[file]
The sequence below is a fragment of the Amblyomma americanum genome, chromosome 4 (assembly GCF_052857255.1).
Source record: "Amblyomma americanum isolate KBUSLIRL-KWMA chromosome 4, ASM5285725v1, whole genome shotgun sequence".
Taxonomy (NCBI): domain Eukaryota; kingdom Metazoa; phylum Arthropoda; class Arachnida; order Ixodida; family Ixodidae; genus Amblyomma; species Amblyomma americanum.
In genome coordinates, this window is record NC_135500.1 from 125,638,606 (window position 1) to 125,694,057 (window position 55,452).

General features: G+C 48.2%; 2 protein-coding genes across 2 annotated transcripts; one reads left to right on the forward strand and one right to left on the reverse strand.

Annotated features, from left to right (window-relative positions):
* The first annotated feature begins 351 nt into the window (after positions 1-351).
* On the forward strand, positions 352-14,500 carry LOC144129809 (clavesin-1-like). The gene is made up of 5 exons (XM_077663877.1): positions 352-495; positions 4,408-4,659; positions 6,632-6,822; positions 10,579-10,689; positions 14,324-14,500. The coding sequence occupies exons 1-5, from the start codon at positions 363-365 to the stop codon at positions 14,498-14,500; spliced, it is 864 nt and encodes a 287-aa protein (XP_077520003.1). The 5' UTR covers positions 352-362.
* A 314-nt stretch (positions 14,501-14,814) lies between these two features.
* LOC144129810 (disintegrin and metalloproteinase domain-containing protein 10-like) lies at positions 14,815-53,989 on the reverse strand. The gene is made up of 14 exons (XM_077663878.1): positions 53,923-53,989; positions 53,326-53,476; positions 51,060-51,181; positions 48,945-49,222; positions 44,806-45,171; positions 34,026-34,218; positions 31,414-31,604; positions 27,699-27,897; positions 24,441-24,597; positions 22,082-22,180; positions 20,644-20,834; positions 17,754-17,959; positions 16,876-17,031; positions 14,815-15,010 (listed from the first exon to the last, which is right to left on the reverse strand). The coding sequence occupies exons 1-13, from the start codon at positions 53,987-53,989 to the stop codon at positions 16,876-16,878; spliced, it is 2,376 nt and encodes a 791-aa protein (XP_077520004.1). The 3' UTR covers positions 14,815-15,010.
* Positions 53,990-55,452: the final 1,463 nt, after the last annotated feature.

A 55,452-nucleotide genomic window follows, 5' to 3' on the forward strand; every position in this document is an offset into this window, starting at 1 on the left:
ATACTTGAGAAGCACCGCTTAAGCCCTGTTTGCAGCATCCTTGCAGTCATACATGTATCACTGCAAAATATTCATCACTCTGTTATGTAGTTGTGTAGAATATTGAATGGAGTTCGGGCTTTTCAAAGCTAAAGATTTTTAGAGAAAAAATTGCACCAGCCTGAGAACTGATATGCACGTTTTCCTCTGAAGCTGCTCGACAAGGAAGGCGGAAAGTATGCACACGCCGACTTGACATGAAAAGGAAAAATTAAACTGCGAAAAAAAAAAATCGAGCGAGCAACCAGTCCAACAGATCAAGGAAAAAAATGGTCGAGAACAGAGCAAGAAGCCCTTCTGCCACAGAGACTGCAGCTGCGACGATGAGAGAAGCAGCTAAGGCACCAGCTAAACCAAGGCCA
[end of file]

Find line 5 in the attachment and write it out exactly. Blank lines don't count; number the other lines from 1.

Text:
General features: G+C 48.2%; 2 protein-coding genes across 2 annotated transcripts; one reads left to right on the forward strand and one right to left on the reverse strand.